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Monday, June 20, 2016

Concussion - Movie Review

Concussion is a must-see for any parent who has put their child through the American football program.

In my household, and in many other’s across the nation, the fall months are dedicated to Friday night high school games at the local high school and Saturday college games on the big screen TV. We all love our football. Everything, from the fabulous stadiums, to the marching bands, chili cheese dogs, peanuts, and big drinks, and of course, the cheerleaders, makes it a fun event. Team loyalties are passed down to the next generation, and for some fans, the vitriol over rivalries is comparable to gang warfare. The grand prize for any player (or parent of a player) is the dream of being one of the chosen few who go all the way to the NFL to live a life of wealth and fame, even for a short time.

But in my opinion, the greatest draw in any team sport event is the hidden metaphor for one’s spiritual walk, as well as life in general. Case in point, one of the Friday family’s favorite family films is the faith-based football movie, Facing the Giants, which does an excellent job of portraying the inner, spiritual struggle that a football game relays. Fighting against an opponent who is relentless in keeping one from achieving the prize is what makes the game worth watching. And the more daunting the opposition, the better.

Based on truth, Concussion does a nice job of destroying all of this allure of American football by showing the ugly underbelly of the sport. Will Smith is excellent as Dr. Bennett Omalu, who is a Nigerian-born forensic pathologist in Allegheny County, Pennsylvania in 2002. What would make the average person squeamish, Omalu finds fascinating beyond words. To him, cutting open a cadaver for an autopsy and extracting its organs is a communal experience with the deceased whereby the truth regarding how that person lived is allowed to emerge. Omalu performs his work like a master craftsman and is persistent and unrelenting in getting the answers he senses need to be exposed. He even goes so far as to spend his own money for additional scientific testing.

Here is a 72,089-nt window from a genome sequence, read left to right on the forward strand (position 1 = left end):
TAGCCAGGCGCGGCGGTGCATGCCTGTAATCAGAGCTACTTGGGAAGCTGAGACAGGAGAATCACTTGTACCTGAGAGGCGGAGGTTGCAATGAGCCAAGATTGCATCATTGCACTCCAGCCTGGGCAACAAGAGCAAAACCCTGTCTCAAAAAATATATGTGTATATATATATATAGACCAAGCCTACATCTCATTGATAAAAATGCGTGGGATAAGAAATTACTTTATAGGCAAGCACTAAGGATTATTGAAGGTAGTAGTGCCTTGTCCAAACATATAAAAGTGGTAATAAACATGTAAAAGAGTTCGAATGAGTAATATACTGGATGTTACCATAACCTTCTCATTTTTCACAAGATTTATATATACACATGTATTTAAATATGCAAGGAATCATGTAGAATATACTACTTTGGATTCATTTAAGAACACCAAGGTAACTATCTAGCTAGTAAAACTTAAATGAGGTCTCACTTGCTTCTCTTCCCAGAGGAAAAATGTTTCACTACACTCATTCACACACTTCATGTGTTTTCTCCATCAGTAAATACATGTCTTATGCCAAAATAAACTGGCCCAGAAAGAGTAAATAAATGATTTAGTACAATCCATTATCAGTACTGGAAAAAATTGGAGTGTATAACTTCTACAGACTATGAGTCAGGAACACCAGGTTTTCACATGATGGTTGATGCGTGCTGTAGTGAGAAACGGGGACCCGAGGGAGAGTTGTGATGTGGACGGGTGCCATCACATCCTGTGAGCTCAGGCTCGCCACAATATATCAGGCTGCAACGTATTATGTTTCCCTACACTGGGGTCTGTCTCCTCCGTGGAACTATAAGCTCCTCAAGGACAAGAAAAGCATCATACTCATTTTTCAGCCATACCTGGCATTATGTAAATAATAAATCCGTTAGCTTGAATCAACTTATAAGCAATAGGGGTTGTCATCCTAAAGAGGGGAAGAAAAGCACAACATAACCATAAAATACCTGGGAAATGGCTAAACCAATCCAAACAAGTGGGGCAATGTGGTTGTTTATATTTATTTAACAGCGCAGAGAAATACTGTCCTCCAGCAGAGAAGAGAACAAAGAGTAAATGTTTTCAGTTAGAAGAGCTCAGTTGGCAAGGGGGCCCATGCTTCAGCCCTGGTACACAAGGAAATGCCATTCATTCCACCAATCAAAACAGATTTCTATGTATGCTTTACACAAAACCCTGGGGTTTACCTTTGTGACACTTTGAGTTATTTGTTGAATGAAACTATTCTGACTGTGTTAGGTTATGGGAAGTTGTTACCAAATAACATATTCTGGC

It is this doggedness for the truth that enables Omalu to discover a horrific brain disorder (CTE or Chronic Traumatic Encephalopathy) that seems to plague professional athletes in the high contact sports arena, particularly football. When the body of a much-beloved Pittsburgh Steelers center, Mike Webster (a great performance by David Morse), shows up on his examination table, the puzzle pieces come together. Omalu discovers that the severe brain damage associated with CTE is due to the long-term effects of repeated trauma to the head, which cause hallucinations, dementia, severe pain, unexplained bouts of rage, and suicide. With the help of the Steelers former team doctor, Julian Bailes (Alec Baldwin), and county coroner, Cyril Wecht (Albert Brooks), Omalu publishes his findings in a medical journal and waits for the reaction of the NFL.